Sometimes I refer to traveling as “decontextualizing” – the chance to take myself out of my usual surroundings, grind, routine and learn and appreciate how other people live. It’s a humbling chance to feel small, even in a world that itself has gotten smaller thanks to technology. TV and entertainment – like any other industry – is a pretty small world. Add the niche of tech, video games and geekery, and that world kind of folds in on itself like a crinkled origami crane. My world was feeling a bit crane-ish.
So, I’m back in the U.S. of A. after a short stint in Spain where I disconnected myself from a cell phone and got my jamon iberico on enough times to compete with the Dead Sea for buoyancy. I’ve now returned with a renewed appreciation for salty ham; also, diuretics.
One of the questions I ask, sort of rhetorically, when I travel to a new place is whether its people are happy. More specifically, are they happier than Americans? While the U.S. is currently the world’s super-power – a title some would argue is on the decline – we’re seriously lacking in the smiley-face department. According to an article by Forbes last year, we don’t even crack the top 10 Happiest Countries.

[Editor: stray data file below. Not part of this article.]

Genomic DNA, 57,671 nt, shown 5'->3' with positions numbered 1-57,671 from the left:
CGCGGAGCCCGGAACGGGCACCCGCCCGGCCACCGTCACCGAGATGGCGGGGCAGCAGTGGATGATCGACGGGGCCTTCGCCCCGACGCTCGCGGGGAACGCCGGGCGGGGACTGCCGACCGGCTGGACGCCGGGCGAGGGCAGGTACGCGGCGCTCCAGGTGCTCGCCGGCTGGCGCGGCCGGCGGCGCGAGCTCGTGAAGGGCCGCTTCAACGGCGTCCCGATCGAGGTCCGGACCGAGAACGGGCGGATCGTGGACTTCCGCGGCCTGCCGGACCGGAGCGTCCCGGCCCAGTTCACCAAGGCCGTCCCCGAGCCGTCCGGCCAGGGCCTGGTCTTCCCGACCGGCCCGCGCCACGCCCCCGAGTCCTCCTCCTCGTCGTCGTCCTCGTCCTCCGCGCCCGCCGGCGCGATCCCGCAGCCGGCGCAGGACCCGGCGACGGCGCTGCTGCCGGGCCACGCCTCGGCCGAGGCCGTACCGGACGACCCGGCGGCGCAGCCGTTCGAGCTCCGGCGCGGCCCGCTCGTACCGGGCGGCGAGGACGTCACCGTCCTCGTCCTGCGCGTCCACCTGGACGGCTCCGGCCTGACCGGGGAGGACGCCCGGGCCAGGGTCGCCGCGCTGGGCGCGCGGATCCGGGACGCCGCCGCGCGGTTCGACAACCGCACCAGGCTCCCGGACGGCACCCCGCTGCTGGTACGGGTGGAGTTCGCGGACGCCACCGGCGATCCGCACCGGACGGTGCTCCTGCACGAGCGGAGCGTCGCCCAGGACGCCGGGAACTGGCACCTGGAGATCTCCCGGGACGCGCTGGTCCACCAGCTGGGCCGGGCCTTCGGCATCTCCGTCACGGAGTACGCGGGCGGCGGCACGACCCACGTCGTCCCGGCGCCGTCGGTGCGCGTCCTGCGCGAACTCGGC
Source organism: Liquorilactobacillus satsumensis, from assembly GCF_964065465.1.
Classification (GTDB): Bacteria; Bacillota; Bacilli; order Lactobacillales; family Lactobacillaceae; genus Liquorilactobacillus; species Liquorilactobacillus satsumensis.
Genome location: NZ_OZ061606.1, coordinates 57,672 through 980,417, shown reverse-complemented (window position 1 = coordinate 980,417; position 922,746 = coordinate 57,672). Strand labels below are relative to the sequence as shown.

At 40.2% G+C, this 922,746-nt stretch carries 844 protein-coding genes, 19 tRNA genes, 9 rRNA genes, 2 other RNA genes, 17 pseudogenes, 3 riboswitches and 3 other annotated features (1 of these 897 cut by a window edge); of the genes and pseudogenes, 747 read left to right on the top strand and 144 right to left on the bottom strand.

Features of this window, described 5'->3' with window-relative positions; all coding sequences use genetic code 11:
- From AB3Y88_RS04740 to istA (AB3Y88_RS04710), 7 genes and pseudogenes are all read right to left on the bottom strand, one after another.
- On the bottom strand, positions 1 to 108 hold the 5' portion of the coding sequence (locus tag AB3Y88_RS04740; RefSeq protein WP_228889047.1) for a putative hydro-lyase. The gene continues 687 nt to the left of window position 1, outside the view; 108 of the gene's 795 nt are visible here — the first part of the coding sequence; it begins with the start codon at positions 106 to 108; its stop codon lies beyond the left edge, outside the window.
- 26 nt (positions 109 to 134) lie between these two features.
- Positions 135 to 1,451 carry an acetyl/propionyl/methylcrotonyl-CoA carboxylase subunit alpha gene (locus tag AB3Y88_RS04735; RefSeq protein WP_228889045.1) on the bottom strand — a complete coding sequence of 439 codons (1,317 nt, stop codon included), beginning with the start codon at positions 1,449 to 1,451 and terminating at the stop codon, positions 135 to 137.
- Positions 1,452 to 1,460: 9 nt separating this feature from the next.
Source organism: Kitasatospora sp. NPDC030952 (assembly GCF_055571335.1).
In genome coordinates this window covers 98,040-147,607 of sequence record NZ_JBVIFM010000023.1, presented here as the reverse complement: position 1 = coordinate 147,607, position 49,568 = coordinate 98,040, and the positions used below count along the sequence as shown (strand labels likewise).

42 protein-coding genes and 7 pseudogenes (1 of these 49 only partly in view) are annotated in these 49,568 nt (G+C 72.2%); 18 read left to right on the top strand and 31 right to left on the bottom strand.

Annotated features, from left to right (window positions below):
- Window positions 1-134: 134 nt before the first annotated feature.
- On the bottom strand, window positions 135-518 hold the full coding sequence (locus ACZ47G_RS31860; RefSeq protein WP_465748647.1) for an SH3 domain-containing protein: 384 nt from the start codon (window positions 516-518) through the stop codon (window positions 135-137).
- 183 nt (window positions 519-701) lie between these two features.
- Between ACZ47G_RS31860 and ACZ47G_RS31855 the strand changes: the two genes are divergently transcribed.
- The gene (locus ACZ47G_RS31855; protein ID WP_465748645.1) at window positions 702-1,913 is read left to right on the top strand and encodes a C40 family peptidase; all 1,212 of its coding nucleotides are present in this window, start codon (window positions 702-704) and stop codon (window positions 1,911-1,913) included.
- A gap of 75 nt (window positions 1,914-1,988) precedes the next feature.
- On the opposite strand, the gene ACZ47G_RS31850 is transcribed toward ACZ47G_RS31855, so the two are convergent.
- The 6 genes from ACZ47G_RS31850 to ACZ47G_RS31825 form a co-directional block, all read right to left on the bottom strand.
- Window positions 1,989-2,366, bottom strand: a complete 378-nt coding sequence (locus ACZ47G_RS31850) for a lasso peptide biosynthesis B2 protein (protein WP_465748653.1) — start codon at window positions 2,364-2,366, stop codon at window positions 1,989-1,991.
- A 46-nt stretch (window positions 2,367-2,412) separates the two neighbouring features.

I can confidently say that from the observations I made during my trip, I have no idea whether Spaniards are more or less happy than Americans. The slouching economy hit Spain hard, just as it has here. Gauging happiness undoubtedly grows complicated when colored by the downtrodden grays of a financial meltdown and unemployment. And when it comes to ranks, it’s not like they’re gunning us either – Spain ranks 17 out of 21 European countries in happiness. But if the Spanish people are, indeed, happier, I have a feeling it has more to do with other factors besides just copious amounts of cured ham, manchego, rioja and siestas.
For one, according to the World Healthcare Organization, Spain has one of the best health care systems in the world. What does this mean? Well, that Spanish citizens don’t have to worry about whether they will be able to have access to medical services if they’re unemployed. This is an American freelancer’s paradise: when your employment is at the whim of your own motivation and clients’ budgets, a health-related concern can mean financial ruin without the “security” of health insurance. Individual plans can be outrageously costly. I’ve seen this kind of uncertainty lead to a disappointing cycle, where friends have elected to stay in jobs just for the benefits at the risk of their own creativity and, yes, happiness.
As Americans, we pride ourselves on our innovation, ingenuity and scrappiness. While in Spain, I stood before buildings and churches that were older than the U.S. has been an actual country, putting the latter into context for me – the sometimes petulant teenager on the international stage, willing to stay up all hours, sacrifice vacation time and, perhaps, our happiness in the name of work (when and where we can get it). Health care and the ability to take afternoon digesting naps might be just small parts to the happiness puzzle, but the Spaniards might be onto something.